Boomerang Flow and Tekton

Converting to Tekton in Boomerang Flow using Fabric8

Tyson Lawrie
6 min readJul 1, 2021


Recently, as part of work on version 3 of Boomerang Flow, we undertook a decision to migrate from Kubernetes Jobs to Tekton Tasks and TaskRuns.

As we stepped back and looked at the how and after many deep conversations late at night (thanks Marcus), we decided that it was also the right time to migrate from the existing Kubernetes Java Client to the Fabric8 Kubernetes Java Client.

What is Boomerang Flow

Boomerang Flow is an open-source event-driven cloud-native workflow automation tool that runs on Kubernetes and provides a no-code drag and drop editor for workflow creation. We focus first on the end-user experience and then the technical features.

Why Tekton

It was a big decision to make, one that had been in the works for a while with over 9 months of healthy discussions, and so at the start of 2021, we commenced the changes.

Whilst we had done a lot of great work in our internal controller to orchestrate and manage Kubernetes Jobs, there were several areas that we lacked features or had alternative ways of achieving the same result, but without the broader community. We were also starting to see cracks in our error handling

We also wanted to make sure that by adopting Tekton we would not be sacrificing any end-user experience. In the following comparisons, you’ll see that in the majority of the cases we could actually build out new functionality to help our users.

For now, we are only adopting the Tekton Task/TaskRun and working in with our existing Workflow DAG, it opens up a huge range of benefits;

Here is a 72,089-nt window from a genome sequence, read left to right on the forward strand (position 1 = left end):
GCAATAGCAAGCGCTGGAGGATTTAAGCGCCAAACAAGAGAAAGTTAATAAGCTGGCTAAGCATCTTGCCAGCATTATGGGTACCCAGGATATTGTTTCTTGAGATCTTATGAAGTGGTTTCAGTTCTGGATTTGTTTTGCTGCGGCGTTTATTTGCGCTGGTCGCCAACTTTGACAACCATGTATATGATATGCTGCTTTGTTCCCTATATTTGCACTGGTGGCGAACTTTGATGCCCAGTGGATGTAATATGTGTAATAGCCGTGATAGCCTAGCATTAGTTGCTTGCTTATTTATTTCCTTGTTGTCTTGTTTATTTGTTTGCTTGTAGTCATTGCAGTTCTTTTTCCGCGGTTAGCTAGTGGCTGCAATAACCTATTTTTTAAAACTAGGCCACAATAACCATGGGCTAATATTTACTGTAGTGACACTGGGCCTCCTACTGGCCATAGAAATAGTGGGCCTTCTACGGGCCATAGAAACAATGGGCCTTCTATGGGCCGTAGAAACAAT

1. Leverages the community of a popular open-source system
  2. Provides additional Task functionality with steps and script blocks
  3. Provides a wider range of Tasks built by the community
  4. Allows us to focus less on adding new functionality to the engine, and spending this time on enhancements with the community.


We had Tasks, Tekton has Tasks. The models were relatively the same. Fantastic! The alignment would not be a pain.

We defined our Tasks in JSON, Tekton Tasks are in YAML. The great JSON vs YAML debate took place and we settled on YAML as this is only for the advanced user and does not take away from the end-user experience. Plus, everything is YAML!

We did, however, have metadata and elements needed for the UI and as such we have followed the Kubernetes approach and stored this metadata in the annotations, and default it when importing a straight Tekton Task YAML without the optional annotations.

We did not support multi-step or script blocks so it was a win-win to be able to bring this to our users. Whilst the typical user does not see any of this, they drag and drop a task from a Palette onto the Workflow Editor and provide inputs, it allows us to provide more powerful and complex tasks and task management, abstracted by a powerful experience.

Boomerang Flow Task Manager YAML Editor


  • New YAML editor as part of Task Management
  • Experience metadata stored in the annotations
  • Additional Task features with: script, working directory, environment variables, result parameters, and multi-step (coming soon).


We had Properties, Tekton has Parameters. We had ${p:property} as the syntax, Tekton has $(params.parameter). We passed in all properties to a task, with Tekton you have to explicitly define the parameters wanted.

The biggest difference was in how we approach the layering and substitution of Parameters. Boomerang Flow offers additional layers for the user to have greater control as to how to store and re-use information.